Examine whether an interactive online training approach to dementia care will significantly improve learner’s ability to prevent or deescalate aggressive behaviors among dementia patients.
Aggressive behaviors are not uncommon behavioral symptoms of dementia (Chan, Kasper, Black & Rabins, 2003). These negative symptoms lead to increased expenses (Beeri, Werner, Davidson, & Noy, 2002), decreased quality of life for the patient, particularly if chemical or physical restraints are used (Sink, Holden, & Yaffe, 2005), as well as present a danger to the patient, staff and other residents. Pharmacological treatments for aggressive behavior are typically used as a last resort as they lead to an increased risk of patient mortality and decreased patient quality of life. Improving training of those who interact with individuals prone to aggressive behaviors, may lead to a decrease in those behaviors. Additionally, improving training may also reduce job stress and increase job satisfaction as health care professionals become more confident in their abilities (Morgan, Stewart, D’Arcy, Forbes, & Lawson, 2005). Further, not all aggressive behaviors can be prevented. De-escalation of aggressive behaviors, or calming the patient down, more quickly could also lead to more favorable outcomes for patients and caregivers.
The current study aims to investigate if an interactive online dementia training course will improve caregivers’ ability to prevent or de-escalate aggressive behaviors among patients with dementia. The study will also investigate if this training can reduce job stress and increase job satisfaction among those who care for individuals with dementia.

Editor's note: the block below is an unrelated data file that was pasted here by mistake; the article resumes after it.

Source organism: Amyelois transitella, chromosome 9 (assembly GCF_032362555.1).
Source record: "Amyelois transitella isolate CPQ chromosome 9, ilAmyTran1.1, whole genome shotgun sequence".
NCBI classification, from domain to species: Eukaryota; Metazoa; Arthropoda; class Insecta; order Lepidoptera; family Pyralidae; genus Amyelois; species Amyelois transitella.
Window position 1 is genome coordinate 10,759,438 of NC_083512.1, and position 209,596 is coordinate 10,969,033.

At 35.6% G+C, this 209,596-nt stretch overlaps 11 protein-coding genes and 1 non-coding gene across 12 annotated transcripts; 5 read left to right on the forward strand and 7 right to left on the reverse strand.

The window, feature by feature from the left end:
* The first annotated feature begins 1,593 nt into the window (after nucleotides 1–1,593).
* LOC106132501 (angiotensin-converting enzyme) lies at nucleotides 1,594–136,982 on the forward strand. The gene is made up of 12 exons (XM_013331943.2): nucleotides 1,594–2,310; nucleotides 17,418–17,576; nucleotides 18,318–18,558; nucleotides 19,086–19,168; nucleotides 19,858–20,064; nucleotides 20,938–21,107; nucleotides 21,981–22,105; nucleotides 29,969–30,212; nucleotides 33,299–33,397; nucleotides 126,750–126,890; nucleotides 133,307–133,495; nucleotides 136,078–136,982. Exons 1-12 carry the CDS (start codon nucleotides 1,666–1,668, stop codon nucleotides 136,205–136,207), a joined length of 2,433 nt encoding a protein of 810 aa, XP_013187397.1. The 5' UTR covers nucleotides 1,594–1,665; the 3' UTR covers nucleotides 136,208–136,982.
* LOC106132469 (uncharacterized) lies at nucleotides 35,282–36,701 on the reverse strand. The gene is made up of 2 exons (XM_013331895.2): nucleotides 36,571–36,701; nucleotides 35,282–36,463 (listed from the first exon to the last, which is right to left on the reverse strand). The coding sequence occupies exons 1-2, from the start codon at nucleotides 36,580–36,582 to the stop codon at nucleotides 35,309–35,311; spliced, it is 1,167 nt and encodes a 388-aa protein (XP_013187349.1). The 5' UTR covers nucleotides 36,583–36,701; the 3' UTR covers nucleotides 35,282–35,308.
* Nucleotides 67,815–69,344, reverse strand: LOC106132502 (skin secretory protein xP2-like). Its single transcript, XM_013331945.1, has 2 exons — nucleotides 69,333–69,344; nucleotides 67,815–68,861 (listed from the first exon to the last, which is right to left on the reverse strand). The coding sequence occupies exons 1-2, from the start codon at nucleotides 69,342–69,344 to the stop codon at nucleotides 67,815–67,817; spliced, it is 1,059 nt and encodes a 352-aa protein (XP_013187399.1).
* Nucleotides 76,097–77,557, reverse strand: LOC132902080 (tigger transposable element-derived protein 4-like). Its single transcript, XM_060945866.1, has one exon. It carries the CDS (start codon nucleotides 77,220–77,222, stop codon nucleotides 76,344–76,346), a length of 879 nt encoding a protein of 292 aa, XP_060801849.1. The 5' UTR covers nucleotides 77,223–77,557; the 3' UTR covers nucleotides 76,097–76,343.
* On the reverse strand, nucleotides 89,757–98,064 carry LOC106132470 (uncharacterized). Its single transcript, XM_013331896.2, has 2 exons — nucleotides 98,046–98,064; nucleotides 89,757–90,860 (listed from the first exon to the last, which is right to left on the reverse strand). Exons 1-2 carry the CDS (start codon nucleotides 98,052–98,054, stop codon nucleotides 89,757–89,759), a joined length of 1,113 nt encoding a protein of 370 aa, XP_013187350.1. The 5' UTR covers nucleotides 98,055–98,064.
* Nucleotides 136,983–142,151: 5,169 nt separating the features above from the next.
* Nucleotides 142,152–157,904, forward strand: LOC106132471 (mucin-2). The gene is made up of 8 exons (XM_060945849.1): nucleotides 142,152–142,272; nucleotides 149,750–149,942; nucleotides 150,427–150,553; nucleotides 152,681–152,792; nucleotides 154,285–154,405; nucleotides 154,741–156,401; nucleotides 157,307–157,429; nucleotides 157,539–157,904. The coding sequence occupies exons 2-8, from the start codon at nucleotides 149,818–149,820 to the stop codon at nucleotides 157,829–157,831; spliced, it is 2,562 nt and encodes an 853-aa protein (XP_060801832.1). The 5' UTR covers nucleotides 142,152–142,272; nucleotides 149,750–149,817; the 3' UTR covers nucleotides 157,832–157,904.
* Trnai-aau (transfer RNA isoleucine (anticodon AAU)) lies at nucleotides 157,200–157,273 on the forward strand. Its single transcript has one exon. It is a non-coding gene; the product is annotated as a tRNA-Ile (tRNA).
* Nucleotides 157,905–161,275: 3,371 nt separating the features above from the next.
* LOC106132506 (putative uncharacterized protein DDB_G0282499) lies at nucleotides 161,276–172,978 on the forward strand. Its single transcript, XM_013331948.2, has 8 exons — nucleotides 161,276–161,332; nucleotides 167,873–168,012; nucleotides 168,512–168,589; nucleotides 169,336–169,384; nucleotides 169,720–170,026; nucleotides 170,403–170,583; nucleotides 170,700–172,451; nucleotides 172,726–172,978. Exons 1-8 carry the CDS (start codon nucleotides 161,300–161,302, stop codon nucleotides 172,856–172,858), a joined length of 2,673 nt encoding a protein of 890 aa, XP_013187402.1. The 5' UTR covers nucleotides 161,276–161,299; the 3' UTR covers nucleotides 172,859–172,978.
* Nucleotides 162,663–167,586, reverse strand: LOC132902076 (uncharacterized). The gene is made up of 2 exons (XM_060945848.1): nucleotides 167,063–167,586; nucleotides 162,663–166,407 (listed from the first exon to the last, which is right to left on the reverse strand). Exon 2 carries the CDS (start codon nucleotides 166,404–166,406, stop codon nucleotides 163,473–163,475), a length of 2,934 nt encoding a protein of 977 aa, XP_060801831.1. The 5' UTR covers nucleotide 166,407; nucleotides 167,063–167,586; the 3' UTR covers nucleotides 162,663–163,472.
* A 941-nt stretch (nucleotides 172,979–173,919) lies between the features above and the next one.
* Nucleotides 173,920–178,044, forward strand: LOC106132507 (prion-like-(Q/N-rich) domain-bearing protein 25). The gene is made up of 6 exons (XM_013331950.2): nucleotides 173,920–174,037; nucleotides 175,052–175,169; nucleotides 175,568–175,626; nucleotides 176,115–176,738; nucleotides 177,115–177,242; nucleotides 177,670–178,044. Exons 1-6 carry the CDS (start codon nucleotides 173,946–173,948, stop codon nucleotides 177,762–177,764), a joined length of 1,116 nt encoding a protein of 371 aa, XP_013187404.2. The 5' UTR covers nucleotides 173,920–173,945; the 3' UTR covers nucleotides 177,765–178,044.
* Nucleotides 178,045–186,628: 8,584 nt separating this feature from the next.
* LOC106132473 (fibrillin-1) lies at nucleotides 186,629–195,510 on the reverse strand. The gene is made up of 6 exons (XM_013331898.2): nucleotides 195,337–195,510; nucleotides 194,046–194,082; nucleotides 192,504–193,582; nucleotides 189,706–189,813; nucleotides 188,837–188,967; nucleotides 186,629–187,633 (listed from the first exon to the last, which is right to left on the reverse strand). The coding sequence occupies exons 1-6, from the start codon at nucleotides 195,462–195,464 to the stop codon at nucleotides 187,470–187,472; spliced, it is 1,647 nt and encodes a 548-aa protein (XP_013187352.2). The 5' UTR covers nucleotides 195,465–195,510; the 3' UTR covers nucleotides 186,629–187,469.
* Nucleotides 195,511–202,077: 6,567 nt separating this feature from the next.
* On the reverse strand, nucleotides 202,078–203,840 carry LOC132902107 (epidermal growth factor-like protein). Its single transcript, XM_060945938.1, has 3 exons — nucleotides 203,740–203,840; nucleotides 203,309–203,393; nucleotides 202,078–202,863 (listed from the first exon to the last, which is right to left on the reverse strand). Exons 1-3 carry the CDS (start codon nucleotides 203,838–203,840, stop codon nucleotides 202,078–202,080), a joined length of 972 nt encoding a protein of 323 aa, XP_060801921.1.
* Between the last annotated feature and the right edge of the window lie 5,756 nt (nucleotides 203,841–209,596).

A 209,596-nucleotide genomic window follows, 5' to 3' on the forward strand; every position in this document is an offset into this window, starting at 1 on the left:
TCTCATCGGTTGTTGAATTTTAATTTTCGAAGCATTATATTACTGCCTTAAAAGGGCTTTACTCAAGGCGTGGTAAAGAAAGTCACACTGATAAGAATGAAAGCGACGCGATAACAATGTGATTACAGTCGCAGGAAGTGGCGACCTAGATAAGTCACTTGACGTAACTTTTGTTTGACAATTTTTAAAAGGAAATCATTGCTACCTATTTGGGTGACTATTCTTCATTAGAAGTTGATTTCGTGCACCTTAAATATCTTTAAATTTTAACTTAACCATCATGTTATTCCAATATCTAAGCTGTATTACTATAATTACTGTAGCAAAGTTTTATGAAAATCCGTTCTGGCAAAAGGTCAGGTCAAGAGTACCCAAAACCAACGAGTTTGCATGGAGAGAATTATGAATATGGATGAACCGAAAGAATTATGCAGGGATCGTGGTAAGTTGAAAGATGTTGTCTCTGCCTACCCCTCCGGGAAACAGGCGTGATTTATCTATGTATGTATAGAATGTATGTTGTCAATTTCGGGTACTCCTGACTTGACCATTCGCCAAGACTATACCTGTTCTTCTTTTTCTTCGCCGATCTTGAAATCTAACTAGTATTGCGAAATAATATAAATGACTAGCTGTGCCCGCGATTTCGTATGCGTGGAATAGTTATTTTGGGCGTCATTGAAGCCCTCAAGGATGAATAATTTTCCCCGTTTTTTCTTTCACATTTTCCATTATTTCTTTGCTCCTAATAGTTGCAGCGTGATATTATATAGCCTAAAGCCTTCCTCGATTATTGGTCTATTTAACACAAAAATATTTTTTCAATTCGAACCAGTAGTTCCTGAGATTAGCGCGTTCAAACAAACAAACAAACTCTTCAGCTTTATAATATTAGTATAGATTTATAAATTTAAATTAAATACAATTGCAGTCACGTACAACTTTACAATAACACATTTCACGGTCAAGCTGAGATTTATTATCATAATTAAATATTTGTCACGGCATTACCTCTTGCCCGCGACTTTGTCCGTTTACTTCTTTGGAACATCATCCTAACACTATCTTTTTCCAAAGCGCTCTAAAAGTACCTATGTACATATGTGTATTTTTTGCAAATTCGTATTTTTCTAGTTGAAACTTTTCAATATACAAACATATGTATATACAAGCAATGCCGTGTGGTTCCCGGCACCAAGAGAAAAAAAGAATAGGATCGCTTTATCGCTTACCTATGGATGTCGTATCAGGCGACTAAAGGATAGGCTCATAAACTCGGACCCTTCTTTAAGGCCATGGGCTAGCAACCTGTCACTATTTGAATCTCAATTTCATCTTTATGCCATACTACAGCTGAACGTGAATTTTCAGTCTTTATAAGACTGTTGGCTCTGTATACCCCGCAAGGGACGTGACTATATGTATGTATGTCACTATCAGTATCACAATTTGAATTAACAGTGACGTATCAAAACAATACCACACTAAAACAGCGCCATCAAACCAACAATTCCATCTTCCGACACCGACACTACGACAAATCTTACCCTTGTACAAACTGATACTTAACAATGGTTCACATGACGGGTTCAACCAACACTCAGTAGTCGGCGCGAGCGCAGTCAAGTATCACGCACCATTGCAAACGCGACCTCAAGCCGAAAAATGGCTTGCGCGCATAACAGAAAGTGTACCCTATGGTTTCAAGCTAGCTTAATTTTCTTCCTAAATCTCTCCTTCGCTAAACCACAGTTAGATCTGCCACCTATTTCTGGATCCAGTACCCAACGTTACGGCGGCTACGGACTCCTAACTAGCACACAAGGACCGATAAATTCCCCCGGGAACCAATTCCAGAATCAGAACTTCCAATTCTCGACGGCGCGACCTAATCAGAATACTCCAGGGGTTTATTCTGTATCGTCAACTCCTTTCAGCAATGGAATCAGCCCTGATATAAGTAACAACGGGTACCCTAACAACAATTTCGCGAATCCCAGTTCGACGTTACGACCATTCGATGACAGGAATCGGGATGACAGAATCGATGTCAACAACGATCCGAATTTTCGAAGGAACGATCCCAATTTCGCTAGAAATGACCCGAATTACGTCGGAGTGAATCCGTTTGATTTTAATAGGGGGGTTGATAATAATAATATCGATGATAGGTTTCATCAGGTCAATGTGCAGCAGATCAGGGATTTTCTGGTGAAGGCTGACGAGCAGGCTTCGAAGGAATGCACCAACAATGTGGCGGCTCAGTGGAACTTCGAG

A pre-post design will be used with randomization to treatment and control groups. Health care professionals will complete a qualitative questionnaire detailing all patient behavioral incidents or potential behavioral incidents for two weeks. Then they will complete a pre-test where they answer questionnaires on job satisfaction and job stress as well as scenario-based questions identifying triggers of problem behavior, and use verbal and non-verbal communication to prevent and de-escalate challenging situations. After the pretest, those randomized to the treatment group will complete the interactive online dementia training that provides practice opportunities to prevent and de-escalate aggressive behaviors and gives immediate feedback and scenario-based consequences. Those randomized to the control group will complete other required training courses. After the training, all participants will again complete the scenario-based questions, the qualitative questionnaire, and the job stress and satisfaction questionnaires. Study results will be analyzed using a repeated measures analysis of variance to determine the change in the dependent variables between pre and post-test.